Iridium Gets Temporary Reprieve
NEW YORK (AP) _ The Iridium satellite venture won another temporary reprieve on Monday as lead investor Motorola agreed to hold off on plans to destroy the bankrupt company’s $5 billion mobile phone network in space.
Motorola told a bankruptcy court that it would keep the satellites running through Aug. 9 so Iridium can pursue a potential bailout by parties affiliated with Castle Harlan Inc., the New York investment bank that on Friday withdraw a $50 million plan to buy Iridium’s assets.
However, if those talks fail to produce a viable plan to save the bankrupt company, Motorola will have court clearance to proceed with plans to pull the satellites from orbit so they burn up in the Earth’s atmosphere.
Motorola has quietly kept the satellites running _ providing limited phone service at a cost of millions of dollars per month _ in hopes that new investors might rescue Iridium from the apparent death sentence handed down in March, when the bankruptcy court granted permission for the network to be destroyed.
Washington-based Iridium launched its ``anywhere-on-Earth″ mobile phone service in the fall of 1998, but filed for bankruptcy protection by last August with debts of $4.4 billion.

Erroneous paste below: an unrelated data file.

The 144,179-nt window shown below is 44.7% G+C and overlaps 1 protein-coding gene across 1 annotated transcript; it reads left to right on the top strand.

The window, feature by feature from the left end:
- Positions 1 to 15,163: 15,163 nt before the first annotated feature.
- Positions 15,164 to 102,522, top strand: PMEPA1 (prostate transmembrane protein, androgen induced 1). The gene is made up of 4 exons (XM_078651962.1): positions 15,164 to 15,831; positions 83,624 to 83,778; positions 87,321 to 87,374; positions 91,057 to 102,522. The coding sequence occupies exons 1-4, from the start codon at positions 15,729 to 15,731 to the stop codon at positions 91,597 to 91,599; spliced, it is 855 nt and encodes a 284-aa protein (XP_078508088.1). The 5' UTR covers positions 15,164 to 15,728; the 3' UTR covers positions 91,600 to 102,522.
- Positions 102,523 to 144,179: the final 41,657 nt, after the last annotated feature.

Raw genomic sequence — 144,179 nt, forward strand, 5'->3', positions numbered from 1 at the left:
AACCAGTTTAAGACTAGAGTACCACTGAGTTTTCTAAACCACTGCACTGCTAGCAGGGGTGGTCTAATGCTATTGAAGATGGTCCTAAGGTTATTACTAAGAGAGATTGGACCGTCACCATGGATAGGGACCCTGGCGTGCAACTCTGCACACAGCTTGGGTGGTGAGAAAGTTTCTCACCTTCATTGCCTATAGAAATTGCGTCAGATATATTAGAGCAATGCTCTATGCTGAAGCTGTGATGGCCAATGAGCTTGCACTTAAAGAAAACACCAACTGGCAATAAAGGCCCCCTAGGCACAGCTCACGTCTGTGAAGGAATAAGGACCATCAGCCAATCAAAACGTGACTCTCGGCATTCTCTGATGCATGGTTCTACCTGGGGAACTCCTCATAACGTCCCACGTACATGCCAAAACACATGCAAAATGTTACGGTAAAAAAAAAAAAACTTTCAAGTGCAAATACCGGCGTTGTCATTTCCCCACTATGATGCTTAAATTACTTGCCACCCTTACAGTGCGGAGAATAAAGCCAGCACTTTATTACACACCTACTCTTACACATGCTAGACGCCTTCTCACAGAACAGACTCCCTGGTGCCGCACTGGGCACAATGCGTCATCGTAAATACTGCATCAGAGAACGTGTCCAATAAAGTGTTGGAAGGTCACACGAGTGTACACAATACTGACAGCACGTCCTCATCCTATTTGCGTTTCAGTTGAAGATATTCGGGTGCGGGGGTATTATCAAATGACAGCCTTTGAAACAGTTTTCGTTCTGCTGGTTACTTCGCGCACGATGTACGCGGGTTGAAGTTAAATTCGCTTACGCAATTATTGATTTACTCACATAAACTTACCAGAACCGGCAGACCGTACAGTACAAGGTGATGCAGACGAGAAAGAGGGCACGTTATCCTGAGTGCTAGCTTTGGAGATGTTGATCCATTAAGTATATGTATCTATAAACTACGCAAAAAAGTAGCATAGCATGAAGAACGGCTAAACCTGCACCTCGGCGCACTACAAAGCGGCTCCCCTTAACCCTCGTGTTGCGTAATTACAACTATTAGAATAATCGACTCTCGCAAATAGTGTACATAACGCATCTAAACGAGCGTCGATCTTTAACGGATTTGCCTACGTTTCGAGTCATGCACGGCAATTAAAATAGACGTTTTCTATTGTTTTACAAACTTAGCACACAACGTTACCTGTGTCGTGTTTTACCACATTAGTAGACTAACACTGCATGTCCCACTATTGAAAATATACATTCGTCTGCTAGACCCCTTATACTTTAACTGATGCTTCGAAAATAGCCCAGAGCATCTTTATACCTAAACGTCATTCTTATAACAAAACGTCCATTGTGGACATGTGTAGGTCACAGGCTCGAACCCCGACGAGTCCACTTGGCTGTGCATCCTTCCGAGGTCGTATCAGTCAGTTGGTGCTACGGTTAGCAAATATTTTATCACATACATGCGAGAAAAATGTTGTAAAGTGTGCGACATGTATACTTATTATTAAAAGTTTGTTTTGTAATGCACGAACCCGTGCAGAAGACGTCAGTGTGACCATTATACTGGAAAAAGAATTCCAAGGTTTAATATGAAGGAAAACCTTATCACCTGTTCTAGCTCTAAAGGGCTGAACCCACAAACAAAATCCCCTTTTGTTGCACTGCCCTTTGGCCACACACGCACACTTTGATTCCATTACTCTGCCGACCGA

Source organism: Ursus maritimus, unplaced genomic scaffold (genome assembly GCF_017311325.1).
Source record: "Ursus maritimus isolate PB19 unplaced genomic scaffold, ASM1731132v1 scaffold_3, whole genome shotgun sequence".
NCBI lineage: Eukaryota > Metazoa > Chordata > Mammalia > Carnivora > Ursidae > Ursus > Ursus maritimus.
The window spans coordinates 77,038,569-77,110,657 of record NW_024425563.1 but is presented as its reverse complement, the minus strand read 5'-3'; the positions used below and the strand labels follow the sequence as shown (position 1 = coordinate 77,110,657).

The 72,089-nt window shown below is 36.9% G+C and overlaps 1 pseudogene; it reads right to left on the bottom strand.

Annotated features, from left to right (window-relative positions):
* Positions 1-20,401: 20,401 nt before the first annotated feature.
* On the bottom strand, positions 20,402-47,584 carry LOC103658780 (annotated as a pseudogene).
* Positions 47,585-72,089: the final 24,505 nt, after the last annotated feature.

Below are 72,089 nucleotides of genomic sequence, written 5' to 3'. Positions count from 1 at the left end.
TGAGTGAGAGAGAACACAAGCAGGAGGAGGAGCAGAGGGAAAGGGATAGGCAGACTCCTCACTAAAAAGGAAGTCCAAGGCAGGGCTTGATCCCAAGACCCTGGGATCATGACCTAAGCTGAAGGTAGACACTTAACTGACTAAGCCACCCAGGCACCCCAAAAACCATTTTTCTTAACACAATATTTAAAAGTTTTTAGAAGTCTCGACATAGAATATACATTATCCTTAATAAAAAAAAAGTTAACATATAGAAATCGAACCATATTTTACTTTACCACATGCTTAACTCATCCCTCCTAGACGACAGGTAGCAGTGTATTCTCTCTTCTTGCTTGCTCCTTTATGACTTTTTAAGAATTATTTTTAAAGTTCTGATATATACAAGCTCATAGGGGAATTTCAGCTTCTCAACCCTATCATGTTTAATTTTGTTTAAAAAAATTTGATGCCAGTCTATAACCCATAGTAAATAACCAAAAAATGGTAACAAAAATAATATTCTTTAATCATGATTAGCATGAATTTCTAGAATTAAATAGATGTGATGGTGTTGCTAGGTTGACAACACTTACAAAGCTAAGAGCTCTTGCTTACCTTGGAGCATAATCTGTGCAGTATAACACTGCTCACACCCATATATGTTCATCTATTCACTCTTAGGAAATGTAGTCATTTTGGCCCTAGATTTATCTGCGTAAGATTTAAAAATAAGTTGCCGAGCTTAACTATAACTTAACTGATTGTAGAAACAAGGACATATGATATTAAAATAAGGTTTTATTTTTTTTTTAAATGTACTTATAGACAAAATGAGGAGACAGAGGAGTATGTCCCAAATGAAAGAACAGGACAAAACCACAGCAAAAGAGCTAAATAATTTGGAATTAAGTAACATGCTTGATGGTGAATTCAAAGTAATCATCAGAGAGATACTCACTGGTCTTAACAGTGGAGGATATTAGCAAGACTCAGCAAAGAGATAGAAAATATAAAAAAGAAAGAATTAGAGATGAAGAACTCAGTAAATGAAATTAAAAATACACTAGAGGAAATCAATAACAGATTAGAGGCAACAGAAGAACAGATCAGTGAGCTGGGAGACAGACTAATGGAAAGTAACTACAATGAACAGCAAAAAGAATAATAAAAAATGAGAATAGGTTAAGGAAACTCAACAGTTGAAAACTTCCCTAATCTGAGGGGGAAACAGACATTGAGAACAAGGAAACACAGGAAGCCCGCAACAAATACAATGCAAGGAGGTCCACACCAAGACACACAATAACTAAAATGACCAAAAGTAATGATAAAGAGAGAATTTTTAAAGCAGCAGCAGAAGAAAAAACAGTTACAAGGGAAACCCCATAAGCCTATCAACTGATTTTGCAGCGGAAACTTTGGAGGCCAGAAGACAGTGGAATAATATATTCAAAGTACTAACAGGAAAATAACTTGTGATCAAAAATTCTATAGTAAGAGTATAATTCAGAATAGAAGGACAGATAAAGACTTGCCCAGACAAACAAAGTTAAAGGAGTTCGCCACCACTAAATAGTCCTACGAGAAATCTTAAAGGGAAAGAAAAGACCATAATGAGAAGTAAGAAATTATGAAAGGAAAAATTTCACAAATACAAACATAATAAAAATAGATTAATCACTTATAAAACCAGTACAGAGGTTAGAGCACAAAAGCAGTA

From the outset, customers complained about Iridium’s inconsistent service and astronomical prices, including calling charges as high as $9 a minute and handsets costing $3,500. Prices were slashed last summer for both calls and the handsets, but Iridium’s subscriber count only reached about 55,000 by the time commercial service was halted earlier this year.
Castle Harlan first announced its interest in the satellite company back in June, prompting the bankruptcy court to approve a 45-day period for the investment firm to examine Iridium’s books more closely.
But just like Craig McCaw, the wireless magnate who briefly planned to bail out Iridium earlier this year, Castle Harlan clearly wasn’t pleased with what it discovered.